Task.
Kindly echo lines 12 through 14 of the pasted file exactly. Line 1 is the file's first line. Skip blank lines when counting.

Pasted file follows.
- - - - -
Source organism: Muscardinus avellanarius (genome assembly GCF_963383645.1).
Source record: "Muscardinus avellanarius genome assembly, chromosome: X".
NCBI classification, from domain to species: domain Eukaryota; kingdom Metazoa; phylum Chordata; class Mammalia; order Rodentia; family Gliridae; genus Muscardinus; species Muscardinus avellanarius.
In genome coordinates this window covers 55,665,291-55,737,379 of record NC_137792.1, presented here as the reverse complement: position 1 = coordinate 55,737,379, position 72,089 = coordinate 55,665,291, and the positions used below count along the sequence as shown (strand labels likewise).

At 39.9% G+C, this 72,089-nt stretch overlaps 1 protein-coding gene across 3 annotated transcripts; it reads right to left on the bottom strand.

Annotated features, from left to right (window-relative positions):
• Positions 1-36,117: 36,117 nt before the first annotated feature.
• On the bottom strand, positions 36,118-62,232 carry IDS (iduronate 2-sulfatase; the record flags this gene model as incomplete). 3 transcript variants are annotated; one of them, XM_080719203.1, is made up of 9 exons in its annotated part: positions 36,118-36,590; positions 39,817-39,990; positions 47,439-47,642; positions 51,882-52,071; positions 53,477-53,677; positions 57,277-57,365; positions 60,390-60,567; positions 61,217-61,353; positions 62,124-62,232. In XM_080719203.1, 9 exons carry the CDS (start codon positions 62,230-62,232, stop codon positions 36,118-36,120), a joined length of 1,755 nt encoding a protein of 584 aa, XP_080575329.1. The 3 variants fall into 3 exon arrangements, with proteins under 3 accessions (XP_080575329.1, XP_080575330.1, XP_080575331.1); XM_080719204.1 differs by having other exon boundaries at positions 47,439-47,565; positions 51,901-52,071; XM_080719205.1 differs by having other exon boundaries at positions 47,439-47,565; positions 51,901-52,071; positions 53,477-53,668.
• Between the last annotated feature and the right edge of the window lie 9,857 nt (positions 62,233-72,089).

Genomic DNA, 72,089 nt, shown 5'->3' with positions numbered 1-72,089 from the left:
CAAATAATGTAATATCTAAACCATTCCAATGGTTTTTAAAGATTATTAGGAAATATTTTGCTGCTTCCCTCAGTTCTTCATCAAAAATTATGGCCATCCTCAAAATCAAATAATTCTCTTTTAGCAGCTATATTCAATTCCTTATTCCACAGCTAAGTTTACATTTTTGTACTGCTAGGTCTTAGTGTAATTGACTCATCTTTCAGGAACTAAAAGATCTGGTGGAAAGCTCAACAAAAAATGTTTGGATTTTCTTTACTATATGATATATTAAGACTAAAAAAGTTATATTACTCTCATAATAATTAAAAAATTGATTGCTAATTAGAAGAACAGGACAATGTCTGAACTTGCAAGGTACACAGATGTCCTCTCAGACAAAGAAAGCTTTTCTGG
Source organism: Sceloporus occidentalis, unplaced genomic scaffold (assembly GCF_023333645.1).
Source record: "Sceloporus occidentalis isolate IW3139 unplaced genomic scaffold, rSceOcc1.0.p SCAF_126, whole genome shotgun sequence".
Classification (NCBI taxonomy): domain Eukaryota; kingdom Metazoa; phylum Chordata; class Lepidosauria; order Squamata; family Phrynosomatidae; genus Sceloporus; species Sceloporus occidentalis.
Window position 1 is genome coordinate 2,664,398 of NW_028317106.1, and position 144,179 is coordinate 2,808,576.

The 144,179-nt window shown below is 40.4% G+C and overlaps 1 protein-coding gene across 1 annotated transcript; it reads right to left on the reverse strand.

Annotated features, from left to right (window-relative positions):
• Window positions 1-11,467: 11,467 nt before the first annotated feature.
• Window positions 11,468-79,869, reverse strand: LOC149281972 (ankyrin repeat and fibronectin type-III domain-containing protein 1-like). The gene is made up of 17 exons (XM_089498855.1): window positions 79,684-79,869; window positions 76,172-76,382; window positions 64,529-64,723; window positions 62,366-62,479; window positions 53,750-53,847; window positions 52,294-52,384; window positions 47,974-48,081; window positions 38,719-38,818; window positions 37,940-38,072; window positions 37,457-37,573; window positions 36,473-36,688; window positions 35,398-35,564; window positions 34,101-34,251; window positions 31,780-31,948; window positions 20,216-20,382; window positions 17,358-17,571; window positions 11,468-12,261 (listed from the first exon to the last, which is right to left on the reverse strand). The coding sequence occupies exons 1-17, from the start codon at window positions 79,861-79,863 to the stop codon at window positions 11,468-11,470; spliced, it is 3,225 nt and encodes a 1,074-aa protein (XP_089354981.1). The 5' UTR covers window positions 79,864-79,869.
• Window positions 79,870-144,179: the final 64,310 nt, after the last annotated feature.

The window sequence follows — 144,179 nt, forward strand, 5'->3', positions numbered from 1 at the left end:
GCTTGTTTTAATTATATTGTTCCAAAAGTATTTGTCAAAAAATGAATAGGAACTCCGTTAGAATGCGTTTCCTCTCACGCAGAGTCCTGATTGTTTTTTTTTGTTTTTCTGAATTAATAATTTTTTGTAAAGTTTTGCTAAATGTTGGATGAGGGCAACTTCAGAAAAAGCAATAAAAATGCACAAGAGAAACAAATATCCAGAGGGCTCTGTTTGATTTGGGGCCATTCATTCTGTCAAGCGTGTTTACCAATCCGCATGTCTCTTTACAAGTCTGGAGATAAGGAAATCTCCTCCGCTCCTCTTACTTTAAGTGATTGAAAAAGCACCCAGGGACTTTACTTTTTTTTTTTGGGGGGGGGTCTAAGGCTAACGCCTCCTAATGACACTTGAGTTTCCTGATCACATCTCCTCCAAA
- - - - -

Source organism: Sceloporus occidentalis, unplaced genomic scaffold (assembly GCF_023333645.1).
Source record: "Sceloporus occidentalis isolate IW3139 unplaced genomic scaffold, rSceOcc1.0.p SCAF_126, whole genome shotgun sequence".
Classification (NCBI taxonomy): domain Eukaryota; kingdom Metazoa; phylum Chordata; class Lepidosauria; order Squamata; family Phrynosomatidae; genus Sceloporus; species Sceloporus occidentalis.